• Gum disease can lead to deeper spaces around the teeth called periodontal pockets, and if untreated, these gum pockets could lead to tooth loss. (express.co.uk)
  • The periodontal disease is an inflammatory disease caused by the microorganisms in the bacterial plaque. (fatemehrazmjoo.com)
  • The tartar removal, the root planing (the removal of the plaque and the tartar from the teeth both above and below the gingival level) and the removal of local irritating causes that help the accumulation of plaque (like teeth fillings or artificial crowns), are fundamental to fight efficiently the periodontal disease. (fatemehrazmjoo.com)
  • Whether a tooth has been lost to periodontal disease , tooth decay, or trauma, one may be left with a cleft, an indentation, or uneven gum margins. (1stgumdisease.com)
  • Although sometimes it may still be necessary to do further periodontal plastic surgery procedures, these treatments can help maintain the space that was previously occupied by the tooth and prevent bone loss. (1stgumdisease.com)
  • Periodontal disease is a bacterial infection. (akrondentures.org)
  • Is periodontal disease contagious? (akrondentures.org)
  • Can you get periodontal disease by kissing someone who has it? (akrondentures.org)
  • The bacteria that inhabit the periodontal pockets are also present on the oral soft tissues, teeth, tongue and saliva. (akrondentures.org)
  • They can be transferred from one person to another through saliva, intimate kissing, sharing of food, utensils, or toothbrushes, and can result in exposure to saliva that contain the bacteria that cause periodontal disease. (akrondentures.org)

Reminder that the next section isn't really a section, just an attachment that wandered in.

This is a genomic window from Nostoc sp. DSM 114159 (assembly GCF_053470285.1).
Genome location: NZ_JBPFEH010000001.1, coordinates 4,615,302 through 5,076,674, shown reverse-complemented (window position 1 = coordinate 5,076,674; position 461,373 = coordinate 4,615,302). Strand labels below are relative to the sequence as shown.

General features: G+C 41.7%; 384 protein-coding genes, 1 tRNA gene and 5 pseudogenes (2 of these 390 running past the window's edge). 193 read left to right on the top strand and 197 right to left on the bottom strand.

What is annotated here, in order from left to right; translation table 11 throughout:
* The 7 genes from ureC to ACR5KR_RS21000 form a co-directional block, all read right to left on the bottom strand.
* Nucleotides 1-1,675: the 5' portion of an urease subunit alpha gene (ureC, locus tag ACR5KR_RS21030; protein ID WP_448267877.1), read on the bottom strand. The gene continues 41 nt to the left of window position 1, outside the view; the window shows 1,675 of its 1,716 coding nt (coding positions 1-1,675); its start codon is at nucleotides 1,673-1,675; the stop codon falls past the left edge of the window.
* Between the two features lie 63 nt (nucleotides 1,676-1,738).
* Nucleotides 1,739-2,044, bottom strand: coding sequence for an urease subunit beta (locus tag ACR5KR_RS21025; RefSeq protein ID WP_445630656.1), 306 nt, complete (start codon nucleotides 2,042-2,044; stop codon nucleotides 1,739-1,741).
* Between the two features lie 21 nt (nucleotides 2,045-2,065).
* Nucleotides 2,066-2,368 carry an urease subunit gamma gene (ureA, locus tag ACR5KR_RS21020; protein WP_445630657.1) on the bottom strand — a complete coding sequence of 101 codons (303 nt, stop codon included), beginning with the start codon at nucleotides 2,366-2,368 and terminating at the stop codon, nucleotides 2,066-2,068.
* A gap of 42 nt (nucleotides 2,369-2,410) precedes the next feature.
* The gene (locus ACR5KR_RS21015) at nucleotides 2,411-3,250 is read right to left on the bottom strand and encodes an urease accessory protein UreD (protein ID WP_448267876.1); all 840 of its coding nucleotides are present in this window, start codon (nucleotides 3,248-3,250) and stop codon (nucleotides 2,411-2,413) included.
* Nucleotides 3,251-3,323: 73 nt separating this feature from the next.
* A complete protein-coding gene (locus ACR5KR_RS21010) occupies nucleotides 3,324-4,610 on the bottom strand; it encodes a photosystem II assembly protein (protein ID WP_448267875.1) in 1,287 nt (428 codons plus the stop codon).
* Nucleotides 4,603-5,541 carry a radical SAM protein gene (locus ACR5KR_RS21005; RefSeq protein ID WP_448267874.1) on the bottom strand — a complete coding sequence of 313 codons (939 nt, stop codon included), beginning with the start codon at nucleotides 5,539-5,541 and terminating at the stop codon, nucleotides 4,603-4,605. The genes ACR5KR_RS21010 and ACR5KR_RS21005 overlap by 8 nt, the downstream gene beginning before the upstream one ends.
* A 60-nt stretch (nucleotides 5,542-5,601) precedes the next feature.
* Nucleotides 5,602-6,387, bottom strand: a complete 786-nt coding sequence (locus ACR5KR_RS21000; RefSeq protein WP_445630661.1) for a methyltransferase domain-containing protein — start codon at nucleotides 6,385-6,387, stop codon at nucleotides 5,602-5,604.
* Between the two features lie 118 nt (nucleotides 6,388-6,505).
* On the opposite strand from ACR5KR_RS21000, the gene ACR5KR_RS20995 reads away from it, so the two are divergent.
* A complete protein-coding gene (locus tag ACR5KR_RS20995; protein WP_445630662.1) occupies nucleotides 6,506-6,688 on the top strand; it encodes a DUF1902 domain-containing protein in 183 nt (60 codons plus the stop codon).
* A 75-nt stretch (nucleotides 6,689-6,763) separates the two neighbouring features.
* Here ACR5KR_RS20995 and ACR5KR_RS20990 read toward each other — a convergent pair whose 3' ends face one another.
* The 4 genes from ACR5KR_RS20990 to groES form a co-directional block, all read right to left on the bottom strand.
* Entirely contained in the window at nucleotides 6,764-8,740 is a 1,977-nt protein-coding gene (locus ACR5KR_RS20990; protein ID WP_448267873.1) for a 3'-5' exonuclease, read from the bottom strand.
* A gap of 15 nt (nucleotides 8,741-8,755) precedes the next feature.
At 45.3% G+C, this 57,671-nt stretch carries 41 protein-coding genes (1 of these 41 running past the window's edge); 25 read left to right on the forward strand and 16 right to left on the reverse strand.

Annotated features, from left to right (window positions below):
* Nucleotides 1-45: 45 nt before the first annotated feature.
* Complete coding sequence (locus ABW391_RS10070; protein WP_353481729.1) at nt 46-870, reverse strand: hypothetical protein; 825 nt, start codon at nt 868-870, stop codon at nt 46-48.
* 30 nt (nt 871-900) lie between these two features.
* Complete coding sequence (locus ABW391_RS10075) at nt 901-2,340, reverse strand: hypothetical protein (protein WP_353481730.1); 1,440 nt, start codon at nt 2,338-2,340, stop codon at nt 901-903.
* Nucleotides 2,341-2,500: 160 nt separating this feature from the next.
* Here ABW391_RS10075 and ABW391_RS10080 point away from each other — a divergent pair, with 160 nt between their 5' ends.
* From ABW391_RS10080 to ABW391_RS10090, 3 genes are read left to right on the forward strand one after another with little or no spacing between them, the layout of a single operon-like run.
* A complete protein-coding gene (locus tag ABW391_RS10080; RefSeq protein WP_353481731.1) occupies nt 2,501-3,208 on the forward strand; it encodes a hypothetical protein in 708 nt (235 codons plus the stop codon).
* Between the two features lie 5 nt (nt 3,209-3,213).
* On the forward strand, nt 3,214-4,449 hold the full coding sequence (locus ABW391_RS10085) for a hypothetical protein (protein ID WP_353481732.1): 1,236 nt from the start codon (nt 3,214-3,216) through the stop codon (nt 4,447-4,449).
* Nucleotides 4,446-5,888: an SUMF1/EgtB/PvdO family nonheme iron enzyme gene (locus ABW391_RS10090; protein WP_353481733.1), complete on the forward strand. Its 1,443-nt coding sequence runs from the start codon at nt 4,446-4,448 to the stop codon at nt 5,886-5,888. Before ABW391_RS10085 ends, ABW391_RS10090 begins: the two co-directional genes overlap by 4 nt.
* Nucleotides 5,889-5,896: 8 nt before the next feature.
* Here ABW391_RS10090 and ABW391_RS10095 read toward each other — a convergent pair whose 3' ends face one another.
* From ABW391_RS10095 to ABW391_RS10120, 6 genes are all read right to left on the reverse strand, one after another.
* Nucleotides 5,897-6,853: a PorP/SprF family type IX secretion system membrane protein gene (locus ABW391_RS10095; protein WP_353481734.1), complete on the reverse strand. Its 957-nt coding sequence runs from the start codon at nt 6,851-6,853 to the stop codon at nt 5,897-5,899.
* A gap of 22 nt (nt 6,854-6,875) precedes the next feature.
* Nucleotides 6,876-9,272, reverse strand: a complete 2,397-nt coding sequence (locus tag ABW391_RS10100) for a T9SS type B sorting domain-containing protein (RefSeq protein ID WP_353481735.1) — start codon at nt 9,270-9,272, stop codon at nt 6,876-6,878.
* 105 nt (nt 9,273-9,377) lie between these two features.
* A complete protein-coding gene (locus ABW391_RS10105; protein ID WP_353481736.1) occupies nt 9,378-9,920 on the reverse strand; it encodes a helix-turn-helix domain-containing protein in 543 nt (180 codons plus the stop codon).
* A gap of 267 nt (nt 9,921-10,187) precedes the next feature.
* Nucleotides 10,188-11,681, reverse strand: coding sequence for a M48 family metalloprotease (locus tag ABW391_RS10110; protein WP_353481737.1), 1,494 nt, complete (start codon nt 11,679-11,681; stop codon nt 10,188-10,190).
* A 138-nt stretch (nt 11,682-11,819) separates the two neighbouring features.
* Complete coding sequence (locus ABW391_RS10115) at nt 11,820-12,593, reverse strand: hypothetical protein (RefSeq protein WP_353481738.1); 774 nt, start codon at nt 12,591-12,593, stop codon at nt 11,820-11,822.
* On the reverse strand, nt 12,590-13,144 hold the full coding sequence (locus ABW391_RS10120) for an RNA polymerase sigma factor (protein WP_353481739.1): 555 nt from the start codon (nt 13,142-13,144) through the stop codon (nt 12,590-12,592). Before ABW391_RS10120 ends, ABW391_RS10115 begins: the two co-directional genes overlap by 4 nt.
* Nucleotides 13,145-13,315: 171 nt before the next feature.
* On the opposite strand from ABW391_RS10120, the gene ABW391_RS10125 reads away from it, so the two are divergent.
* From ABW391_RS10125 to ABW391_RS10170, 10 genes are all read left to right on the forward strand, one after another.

• Based on these findings and the fact that periodontal disease has a genetic component, it is recommended that if one family member has periodontitis, all family members see a dental care professional or periodontist for a periodontal screening. (akrondentures.org)
  • Tobacco use in any form-cigarettes, pipes, and smokeless tobacco-raises your risk for periodontal disease . (cdc.gov)
  • With the growing consumption of tobacco in many low- and middle-income countries, the risk of periodontal disease, tooth loss and oral-cavity cancer is likely to increase. (who.int)
  • Oral health is a state of freedom from chronic mouth and facial pain, oral and throat cancer, oral sores, birth defects such as cleft lip and cleft palate, periodontal (gum) disease, tooth decay and tooth loss, and other diseases and disorders that affect the oral cavity. (who.int)
  • There are several types of Charcot-Marie-Tooth disease, which are differentiated by their effects on nerve cells and patterns of inheritance. (medlineplus.gov)
  • Within the various types of Charcot-Marie-Tooth disease, subtypes (such as CMT1A, CMT1B, CMT2A, CMT4A, and CMTX1) indicate different genetic causes. (medlineplus.gov)
  • There are several types of Charcot-Marie-Tooth disease. (msdmanuals.com)
  • Symptoms of Charcot-Marie-Tooth disease vary in severity and age of onset even among members of the same family. (medlineplus.gov)
  • Typically, the earliest symptoms of Charcot-Marie-Tooth disease result from muscle atrophy in the feet. (medlineplus.gov)
  • Tooth was the first to attribute symptoms correctly to neuropathy rather than to myelopathy, as physicians previously had done. (medscape.com)
  • Make a list of any symptoms you're experiencing, including any that may seem unrelated to your tooth or mouth pain. (mayoclinic.org)
  • Typically, a predilection exists for distal limbs as the site of disease onset and more severe symptoms and signs. (medscape.com)
  • Symptoms and progression of the disease can vary. (wikipedia.org)
  • What are the symptoms of Charcot-Marie-Tooth disease? (hopkinsmedicine.org)
  • Charcot-Marie-Tooth symptoms may vary from person to person, though they usually start in your feet and legs. (hopkinsmedicine.org)
  • If you have no family history of this disease, your healthcare provider may consider looking for other causes of your symptoms. (hopkinsmedicine.org)
  • Many diseases can show their first symptoms in the mouth and can be discovered through routine dental examinations. (trustedhealthproducts.com)
  • Tooth erosion (TE) is considered one of the symptoms of GERD. (chestnutdental.com)
  • BACKGROUND: Prophylactic removal of asymptomatic disease-free impacted wisdom teeth is the surgical removal of wisdom teeth in the absence of symptoms and with no evidence of local disease. (ru.nl)